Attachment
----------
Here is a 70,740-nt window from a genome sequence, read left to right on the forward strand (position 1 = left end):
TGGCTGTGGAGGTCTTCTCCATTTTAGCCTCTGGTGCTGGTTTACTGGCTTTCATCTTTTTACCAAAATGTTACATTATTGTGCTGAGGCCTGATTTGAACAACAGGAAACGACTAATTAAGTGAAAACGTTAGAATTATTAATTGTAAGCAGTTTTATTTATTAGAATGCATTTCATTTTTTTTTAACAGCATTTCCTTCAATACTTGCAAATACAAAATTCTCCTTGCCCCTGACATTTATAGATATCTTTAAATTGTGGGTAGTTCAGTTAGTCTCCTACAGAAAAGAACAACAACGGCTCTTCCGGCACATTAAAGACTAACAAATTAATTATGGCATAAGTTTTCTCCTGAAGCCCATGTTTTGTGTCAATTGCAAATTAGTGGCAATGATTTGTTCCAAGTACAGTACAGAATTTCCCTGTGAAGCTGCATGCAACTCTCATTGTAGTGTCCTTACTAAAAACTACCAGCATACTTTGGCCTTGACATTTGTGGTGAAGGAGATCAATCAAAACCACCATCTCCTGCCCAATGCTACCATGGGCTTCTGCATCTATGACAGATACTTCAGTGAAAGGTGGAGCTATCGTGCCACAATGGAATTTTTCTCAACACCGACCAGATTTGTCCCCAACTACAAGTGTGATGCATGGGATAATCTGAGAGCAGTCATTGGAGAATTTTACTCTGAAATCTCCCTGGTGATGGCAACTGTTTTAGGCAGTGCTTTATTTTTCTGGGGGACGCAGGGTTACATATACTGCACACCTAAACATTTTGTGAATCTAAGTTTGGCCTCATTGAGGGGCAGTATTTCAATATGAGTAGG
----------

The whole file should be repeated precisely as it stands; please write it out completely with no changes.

Here is a 70,740-nt window from a genome sequence, read left to right on the forward strand (position 1 = left end):
TGGCTGTGGAGGTCTTCTCCATTTTAGCCTCTGGTGCTGGTTTACTGGCTTTCATCTTTTTACCAAAATGTTACATTATTGTGCTGAGGCCTGATTTGAACAACAGGAAACGACTAATTAAGTGAAAACGTTAGAATTATTAATTGTAAGCAGTTTTATTTATTAGAATGCATTTCATTTTTTTTTAACAGCATTTCCTTCAATACTTGCAAATACAAAATTCTCCTTGCCCCTGACATTTATAGATATCTTTAAATTGTGGGTAGTTCAGTTAGTCTCCTACAGAAAAGAACAACAACGGCTCTTCCGGCACATTAAAGACTAACAAATTAATTATGGCATAAGTTTTCTCCTGAAGCCCATGTTTTGTGTCAATTGCAAATTAGTGGCAATGATTTGTTCCAAGTACAGTACAGAATTTCCCTGTGAAGCTGCATGCAACTCTCATTGTAGTGTCCTTACTAAAAACTACCAGCATACTTTGGCCTTGACATTTGTGGTGAAGGAGATCAATCAAAACCACCATCTCCTGCCCAATGCTACCATGGGCTTCTGCATCTATGACAGATACTTCAGTGAAAGGTGGAGCTATCGTGCCACAATGGAATTTTTCTCAACACCGACCAGATTTGTCCCCAACTACAAGTGTGATGCATGGGATAATCTGAGAGCAGTCATTGGAGAATTTTACTCTGAAATCTCCCTGGTGATGGCAACTGTTTTAGGCAGTGCTTTATTTTTCTGGGGGACGCAGGGTTACATATACTGCACACCTAAACATTTTGTGAATCTAAGTTTGGCCTCATTGAGGGGCAGTATTTCAATATGAGTAGG